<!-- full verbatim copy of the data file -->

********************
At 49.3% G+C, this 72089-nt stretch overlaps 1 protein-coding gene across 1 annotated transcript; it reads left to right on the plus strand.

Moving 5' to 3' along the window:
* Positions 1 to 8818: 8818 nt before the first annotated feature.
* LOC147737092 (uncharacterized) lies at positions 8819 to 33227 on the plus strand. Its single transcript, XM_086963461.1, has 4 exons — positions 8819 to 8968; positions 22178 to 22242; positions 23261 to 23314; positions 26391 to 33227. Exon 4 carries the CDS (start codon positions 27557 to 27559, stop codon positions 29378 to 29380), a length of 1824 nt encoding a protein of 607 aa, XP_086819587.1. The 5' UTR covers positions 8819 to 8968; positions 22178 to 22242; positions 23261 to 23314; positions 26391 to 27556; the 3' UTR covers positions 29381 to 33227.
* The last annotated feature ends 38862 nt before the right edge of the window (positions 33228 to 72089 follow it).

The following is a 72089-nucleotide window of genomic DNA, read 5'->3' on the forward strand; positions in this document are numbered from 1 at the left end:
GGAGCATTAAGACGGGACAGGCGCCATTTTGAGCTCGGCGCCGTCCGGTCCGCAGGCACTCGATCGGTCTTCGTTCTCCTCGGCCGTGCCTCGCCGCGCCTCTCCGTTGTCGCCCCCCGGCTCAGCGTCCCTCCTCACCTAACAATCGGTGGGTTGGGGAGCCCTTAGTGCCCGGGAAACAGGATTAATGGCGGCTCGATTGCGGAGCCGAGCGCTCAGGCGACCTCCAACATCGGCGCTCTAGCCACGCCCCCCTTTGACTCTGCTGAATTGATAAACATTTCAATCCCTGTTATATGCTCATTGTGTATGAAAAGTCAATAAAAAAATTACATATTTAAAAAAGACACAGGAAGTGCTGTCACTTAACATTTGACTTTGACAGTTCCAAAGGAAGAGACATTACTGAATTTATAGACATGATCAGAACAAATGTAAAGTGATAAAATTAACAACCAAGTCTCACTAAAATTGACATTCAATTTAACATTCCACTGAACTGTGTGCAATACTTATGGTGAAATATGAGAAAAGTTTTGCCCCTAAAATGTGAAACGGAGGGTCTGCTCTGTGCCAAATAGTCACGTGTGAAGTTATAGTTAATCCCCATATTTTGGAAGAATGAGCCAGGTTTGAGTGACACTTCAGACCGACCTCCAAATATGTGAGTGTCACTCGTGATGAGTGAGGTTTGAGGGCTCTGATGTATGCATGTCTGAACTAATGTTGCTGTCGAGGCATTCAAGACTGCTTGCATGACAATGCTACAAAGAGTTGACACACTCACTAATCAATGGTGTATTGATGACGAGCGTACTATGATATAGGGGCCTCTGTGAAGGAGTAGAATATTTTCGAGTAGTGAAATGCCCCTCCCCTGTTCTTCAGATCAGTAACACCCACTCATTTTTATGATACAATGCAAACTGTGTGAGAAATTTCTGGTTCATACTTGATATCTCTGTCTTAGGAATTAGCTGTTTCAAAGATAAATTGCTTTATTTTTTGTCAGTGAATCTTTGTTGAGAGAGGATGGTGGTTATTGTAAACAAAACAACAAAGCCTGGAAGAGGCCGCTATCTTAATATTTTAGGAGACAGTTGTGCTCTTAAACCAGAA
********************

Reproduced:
At 49.3% G+C, this 72089-nt stretch overlaps 1 protein-coding gene across 1 annotated transcript; it reads left to right on the plus strand.

Moving 5' to 3' along the window:
* Positions 1 to 8818: 8818 nt before the first annotated feature.
* LOC147737092 (uncharacterized) lies at positions 8819 to 33227 on the plus strand. Its single transcript, XM_086963461.1, has 4 exons — positions 8819 to 8968; positions 22178 to 22242; positions 23261 to 23314; positions 26391 to 33227. Exon 4 carries the CDS (start codon positions 27557 to 27559, stop codon positions 29378 to 29380), a length of 1824 nt encoding a protein of 607 aa, XP_086819587.1. The 5' UTR covers positions 8819 to 8968; positions 22178 to 22242; positions 23261 to 23314; positions 26391 to 27556; the 3' UTR covers positions 29381 to 33227.
* The last annotated feature ends 38862 nt before the right edge of the window (positions 33228 to 72089 follow it).

The following is a 72089-nucleotide window of genomic DNA, read 5'->3' on the forward strand; positions in this document are numbered from 1 at the left end:
GGAGCATTAAGACGGGACAGGCGCCATTTTGAGCTCGGCGCCGTCCGGTCCGCAGGCACTCGATCGGTCTTCGTTCTCCTCGGCCGTGCCTCGCCGCGCCTCTCCGTTGTCGCCCCCCGGCTCAGCGTCCCTCCTCACCTAACAATCGGTGGGTTGGGGAGCCCTTAGTGCCCGGGAAACAGGATTAATGGCGGCTCGATTGCGGAGCCGAGCGCTCAGGCGACCTCCAACATCGGCGCTCTAGCCACGCCCCCCTTTGACTCTGCTGAATTGATAAACATTTCAATCCCTGTTATATGCTCATTGTGTATGAAAAGTCAATAAAAAAATTACATATTTAAAAAAGACACAGGAAGTGCTGTCACTTAACATTTGACTTTGACAGTTCCAAAGGAAGAGACATTACTGAATTTATAGACATGATCAGAACAAATGTAAAGTGATAAAATTAACAACCAAGTCTCACTAAAATTGACATTCAATTTAACATTCCACTGAACTGTGTGCAATACTTATGGTGAAATATGAGAAAAGTTTTGCCCCTAAAATGTGAAACGGAGGGTCTGCTCTGTGCCAAATAGTCACGTGTGAAGTTATAGTTAATCCCCATATTTTGGAAGAATGAGCCAGGTTTGAGTGACACTTCAGACCGACCTCCAAATATGTGAGTGTCACTCGTGATGAGTGAGGTTTGAGGGCTCTGATGTATGCATGTCTGAACTAATGTTGCTGTCGAGGCATTCAAGACTGCTTGCATGACAATGCTACAAAGAGTTGACACACTCACTAATCAATGGTGTATTGATGACGAGCGTACTATGATATAGGGGCCTCTGTGAAGGAGTAGAATATTTTCGAGTAGTGAAATGCCCCTCCCCTGTTCTTCAGATCAGTAACACCCACTCATTTTTATGATACAATGCAAACTGTGTGAGAAATTTCTGGTTCATACTTGATATCTCTGTCTTAGGAATTAGCTGTTTCAAAGATAAATTGCTTTATTTTTTGTCAGTGAATCTTTGTTGAGAGAGGATGGTGGTTATTGTAAACAAAACAACAAAGCCTGGAAGAGGCCGCTATCTTAATATTTTAGGAGACAGTTGTGCTCTTAAACCAGAA